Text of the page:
In Praise of Rhubarb

We’ve been up in Iowa for the past week or so, visiting my mother.* One of the joys of a visit there in the summertime is her great stand of rhubarb. She has two types: a small, dark red variety and a larger, whiter variety. Both are tasty, though the darker one is what we prefer for pies and sauces. When we feel we’ve picked enough of it, though, we move over to the lighter variety with thicker stalks. The flavor is about the same; only the color is different.

Rhubarb is one of the strangest ‘fruits.’ It’s actually a vegetable, though you eat the stalk. Don’t eat the leaves; they are toxic. The stalk is very tart, so you need to cook it with sugar (or eat raw, dipped in sugar, which was a childhood treat). Therefore, it’s perfect for pies. One legacy my mom passed down to me was making pie crusts from scratch. This lattice pie cruse uses the quick and easy method of alternating strips, rather than trying to weave them together. It still turns out about the same, and the pie dough was very flaky. The secret? 2 cups of flour, 3/4 cup of Crisco, salt, and ice water. Adding about a tablespoon of Crisco to the standard measurement of 1/3 C per 1 cup of flour helps make it lighter.

Once we’d eaten the pie, we were in the mood for another rhubarb dessert. This is Rhubarb Angel, which has a butter/flour/sugar bottom crust with a merringue and a custardy filling: 3 egg yolks, cream (though I used buttermilk), 1 C sugar. You can tell that this was made with the lighter variety. Besides pie, this was one of our favorite rhubarb desserts when I was growing up, but the most common way for us to eat rhubarb was always as a sauce, which can be put on cereal or eaten by itself at breakfast or poured over ice cream for dessert.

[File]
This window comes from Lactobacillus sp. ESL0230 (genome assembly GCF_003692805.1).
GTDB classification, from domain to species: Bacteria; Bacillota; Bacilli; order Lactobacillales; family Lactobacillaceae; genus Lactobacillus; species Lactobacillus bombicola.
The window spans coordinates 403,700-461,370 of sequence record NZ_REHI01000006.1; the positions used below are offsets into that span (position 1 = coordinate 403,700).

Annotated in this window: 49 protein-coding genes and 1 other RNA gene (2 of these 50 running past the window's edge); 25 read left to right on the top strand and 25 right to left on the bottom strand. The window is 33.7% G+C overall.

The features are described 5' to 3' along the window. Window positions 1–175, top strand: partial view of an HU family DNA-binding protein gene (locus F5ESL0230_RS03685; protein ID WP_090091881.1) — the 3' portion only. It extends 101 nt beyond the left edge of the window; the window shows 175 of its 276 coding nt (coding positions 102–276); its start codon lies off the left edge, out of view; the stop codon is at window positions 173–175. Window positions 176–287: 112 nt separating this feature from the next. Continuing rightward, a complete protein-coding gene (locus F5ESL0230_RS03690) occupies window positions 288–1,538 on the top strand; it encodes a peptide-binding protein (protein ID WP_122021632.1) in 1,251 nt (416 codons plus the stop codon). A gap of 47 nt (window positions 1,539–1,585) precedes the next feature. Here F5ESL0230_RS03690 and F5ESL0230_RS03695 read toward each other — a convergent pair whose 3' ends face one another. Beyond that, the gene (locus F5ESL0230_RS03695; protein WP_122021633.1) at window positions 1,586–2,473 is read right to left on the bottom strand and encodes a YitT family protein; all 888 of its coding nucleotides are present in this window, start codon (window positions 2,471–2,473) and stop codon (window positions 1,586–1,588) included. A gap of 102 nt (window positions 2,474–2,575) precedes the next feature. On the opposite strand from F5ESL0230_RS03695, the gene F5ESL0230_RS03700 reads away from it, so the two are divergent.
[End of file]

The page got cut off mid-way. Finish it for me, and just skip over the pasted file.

Rhubarb sauce is just cut rhubarb and sugar that is simmered until it makes sauce. Let the sugar sit on it awhile before cooking, so it starts to form some juice. Kim made this in the microwave, which is Mom’s preferred method, though the old-fashioned stove-top method ought to work. I don’t know that recipe by heart, though it’s pretty simple and you could experiment with the amount of sugar you use to get the tartness you want. My guess would be 1/2-3/4 cup of sugar for 2-3 cups of cut rhubarb.

However you cook it, if you have a patch of rhubarb, count yourself lucky. It’s full of vitamin C and potassium, so it’s a healthy and refreshing summertime treat.

*As a side note, the decision to visit an elderly relative during the COVID-19 pendemic wasn’t an easy one. Even as we were leaving, cases were spiking in a number of states. We had self-quarantined for 14 days before we left, so we felt reasonably safe visiting, but we had a 14-hour drive to get there. With 3 drivers and few stops, we were able to do it in one day and with only a few restroom breaks at rest areas — the only times we went indoors. While there, we hardly went out at all, only driving to the neighboring town so we could get curbside pickup of groceries. Because we kept our exposure as limited as possible, we felt it was as safe as could be. That’s not 100%, but probably not any higher than her daily activities would be.

Published by Kendall Dunkelberg

I am a poet, translator, and professor of literature and creative writing at Mississippi University for Women, where I direct the Low-Res MFA in Creative Writing, the undergraduate concentration in creative writing, and the Eudora Welty Writers' Symposium. I have published three books of poetry, Barrier Island Suite, Time Capsules, and Landscapes and Architectures, as well as a collection of translations of the Belgian poet Paul Snoek, Hercules, Richelieu, and Nostradamus. I live in Columbus with my wife, Kim Whitehead; son, Aidan; and dog, Aleida.

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